Next, I travelled within the FSAABB from the state of CLT to ORD. Based on how my seatmate pronounced that he wanted a cheeseburger and a coke for lunch (a cheeese-boyoiga and a coak), I think the ORD is located somewhere around Chicago. Here, faced with a long layover, I sought a solid meal in the desperate attempt to avoid airline food later. With 8% unemployment in America I know I shouldn’t be too critical, but it seems the FSAABB is suffering from a similar situation coupled with high inflation. They wanted $10 for a sandwich, $3 for a bag of chips, $2 for a cookie, and the ungodly sum of $2.67 for a small container of bottled tap water.
$2.67, really? What am I supposed to do with this change when surrounded by metal detectors? Is this part of an elaborate ploy to pat more people down? And why is the price so odd? It would be much faster to keep it at a round number to keep the line moving, I think. I must be wrong, however. I am not an expert, as the people who run the FSAABB surely are.
The FSAABB also seems to be suffering from some mismanagement of what I judge to be a recent stimulus package to help their failing economy (though based on the line at Starbucks, I don’t know how they can be failing). I have no other explanation for why there are so many closet NASCAR fans driving empty golf carts into crowds of people rolling luggage behind them.
I wonder how many kamikazes, err, I mean golf carts and drivers, a stimulus buys. Do you need a driver’s license to drive one? Or perhaps a special license? Also, if there must be golf carts disrupting everything, whey can’t they be like the beverage carts on golf courses, complete with a smiling and cute blonde soliciting overpriced and warm beer over a batted eyelash and stale joke? I mean, come on. Overpriced and warm beer would fit perfectly beside their overpriced sandwiches and bottles of water.
One thing I have noticed about the FSAABB in my travels is how diverse it is. There are at least seven different languages being spoken around my table as I eat my overpriced sandwich. Assuming that they are only passing through the FSAABB on their way to America, it is a real testament to the character of our country. I suppose they could be visiting just the FSAABB, but I find that unlikely. Real estate and electrical are real commodities here. There are no fewer than a dozen people crowded around one small table with a couple of outlets.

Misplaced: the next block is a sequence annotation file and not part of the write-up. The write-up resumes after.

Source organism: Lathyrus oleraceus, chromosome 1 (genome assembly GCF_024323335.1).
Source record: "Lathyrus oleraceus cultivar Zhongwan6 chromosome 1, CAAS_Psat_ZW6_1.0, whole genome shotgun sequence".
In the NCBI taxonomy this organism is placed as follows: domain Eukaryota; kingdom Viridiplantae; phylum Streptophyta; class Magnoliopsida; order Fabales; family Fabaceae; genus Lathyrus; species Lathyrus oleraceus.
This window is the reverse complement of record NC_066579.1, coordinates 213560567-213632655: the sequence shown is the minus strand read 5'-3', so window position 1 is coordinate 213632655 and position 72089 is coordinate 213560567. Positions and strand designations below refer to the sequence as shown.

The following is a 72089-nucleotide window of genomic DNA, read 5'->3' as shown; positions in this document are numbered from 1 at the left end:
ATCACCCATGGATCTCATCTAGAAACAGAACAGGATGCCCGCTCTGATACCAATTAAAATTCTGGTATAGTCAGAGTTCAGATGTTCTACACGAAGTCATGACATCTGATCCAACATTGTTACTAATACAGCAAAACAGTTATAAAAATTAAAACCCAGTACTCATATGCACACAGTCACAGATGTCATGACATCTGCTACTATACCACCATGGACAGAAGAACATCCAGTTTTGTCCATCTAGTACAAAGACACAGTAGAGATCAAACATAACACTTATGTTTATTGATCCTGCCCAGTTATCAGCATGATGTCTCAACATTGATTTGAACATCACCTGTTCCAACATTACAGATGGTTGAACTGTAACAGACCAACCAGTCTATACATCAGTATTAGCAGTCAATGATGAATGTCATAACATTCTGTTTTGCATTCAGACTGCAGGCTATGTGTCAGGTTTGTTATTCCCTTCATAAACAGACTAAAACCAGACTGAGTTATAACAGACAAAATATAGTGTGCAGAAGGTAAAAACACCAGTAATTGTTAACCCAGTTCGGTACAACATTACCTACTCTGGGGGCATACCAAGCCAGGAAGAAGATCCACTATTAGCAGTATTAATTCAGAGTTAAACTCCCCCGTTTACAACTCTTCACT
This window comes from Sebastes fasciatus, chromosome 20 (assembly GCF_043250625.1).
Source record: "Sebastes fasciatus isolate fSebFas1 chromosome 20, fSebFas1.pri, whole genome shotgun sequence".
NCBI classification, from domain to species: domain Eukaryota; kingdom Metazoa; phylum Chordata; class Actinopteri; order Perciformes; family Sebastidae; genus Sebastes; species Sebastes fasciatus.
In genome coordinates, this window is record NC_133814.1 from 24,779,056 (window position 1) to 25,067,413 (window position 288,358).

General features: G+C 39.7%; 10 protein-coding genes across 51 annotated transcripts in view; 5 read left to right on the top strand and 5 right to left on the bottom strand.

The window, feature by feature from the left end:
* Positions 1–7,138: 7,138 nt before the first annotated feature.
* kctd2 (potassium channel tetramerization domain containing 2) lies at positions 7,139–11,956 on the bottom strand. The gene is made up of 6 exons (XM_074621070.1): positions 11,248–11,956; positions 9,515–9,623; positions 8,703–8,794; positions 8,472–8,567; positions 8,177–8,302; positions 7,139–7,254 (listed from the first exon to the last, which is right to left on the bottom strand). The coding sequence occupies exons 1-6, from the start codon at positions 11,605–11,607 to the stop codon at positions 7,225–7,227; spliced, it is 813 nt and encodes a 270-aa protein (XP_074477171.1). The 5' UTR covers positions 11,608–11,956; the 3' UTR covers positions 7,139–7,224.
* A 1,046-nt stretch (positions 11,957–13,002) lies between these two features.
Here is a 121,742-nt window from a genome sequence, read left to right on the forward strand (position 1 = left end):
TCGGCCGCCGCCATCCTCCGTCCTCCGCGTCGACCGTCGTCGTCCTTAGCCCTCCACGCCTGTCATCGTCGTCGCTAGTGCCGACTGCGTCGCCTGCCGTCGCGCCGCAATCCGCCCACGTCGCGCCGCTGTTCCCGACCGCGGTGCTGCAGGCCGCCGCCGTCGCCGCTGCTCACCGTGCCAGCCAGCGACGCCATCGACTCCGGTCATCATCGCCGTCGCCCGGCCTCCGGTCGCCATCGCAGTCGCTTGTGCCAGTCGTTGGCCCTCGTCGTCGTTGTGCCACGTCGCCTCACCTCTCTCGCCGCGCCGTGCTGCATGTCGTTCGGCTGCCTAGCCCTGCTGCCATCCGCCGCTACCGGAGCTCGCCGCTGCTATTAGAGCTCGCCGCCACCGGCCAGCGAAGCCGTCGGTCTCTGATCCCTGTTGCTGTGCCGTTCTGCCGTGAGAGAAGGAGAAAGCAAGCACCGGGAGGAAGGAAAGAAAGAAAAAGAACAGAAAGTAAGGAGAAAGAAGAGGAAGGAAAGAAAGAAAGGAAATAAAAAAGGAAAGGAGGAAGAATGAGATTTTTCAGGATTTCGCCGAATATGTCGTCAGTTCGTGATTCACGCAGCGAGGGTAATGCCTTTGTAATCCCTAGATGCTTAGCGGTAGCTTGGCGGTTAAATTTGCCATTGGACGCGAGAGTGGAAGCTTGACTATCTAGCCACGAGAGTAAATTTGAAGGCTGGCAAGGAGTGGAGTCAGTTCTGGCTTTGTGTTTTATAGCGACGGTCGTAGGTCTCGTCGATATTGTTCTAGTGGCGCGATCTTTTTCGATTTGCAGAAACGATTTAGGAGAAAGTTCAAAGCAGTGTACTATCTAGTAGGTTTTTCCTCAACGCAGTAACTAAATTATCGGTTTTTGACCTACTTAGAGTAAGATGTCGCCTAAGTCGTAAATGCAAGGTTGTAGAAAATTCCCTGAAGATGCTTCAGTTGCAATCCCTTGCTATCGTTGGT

For the most part, we travelers are all the same. There are really only four stories, and everything else is just a variant. Going somewhere, Coming back from somewhere, Being redirected somewhere else, and Stranded.
Occasionally some flight officers will walk by in their crisp uniforms with wings. I don’t think they are part of the TSA, as I have yet to see a TSA agent escorted by three or four smiling flight attendants. Where that smile goes between the time that I see them in the FSAABB and when I see them on the plane is another question I have. Do they always get bad news about a promotion or wages when they board? Don’t get me wrong, they still smile on the plane as well, but then the smile doesn’t reach their annoyed eyes.
With the (liberty)-stifling security measures, unbalanced economic system, disparity between government employees and non-government employees, and obese bureaucracy, another thought does occur to me: Perhaps the FSAABB is really just a spyglass into the future. If it is, then we’re all destined for diabetes because the Golden Arches are in every terminal and, quite inexplicably, the soda is cheaper than the water.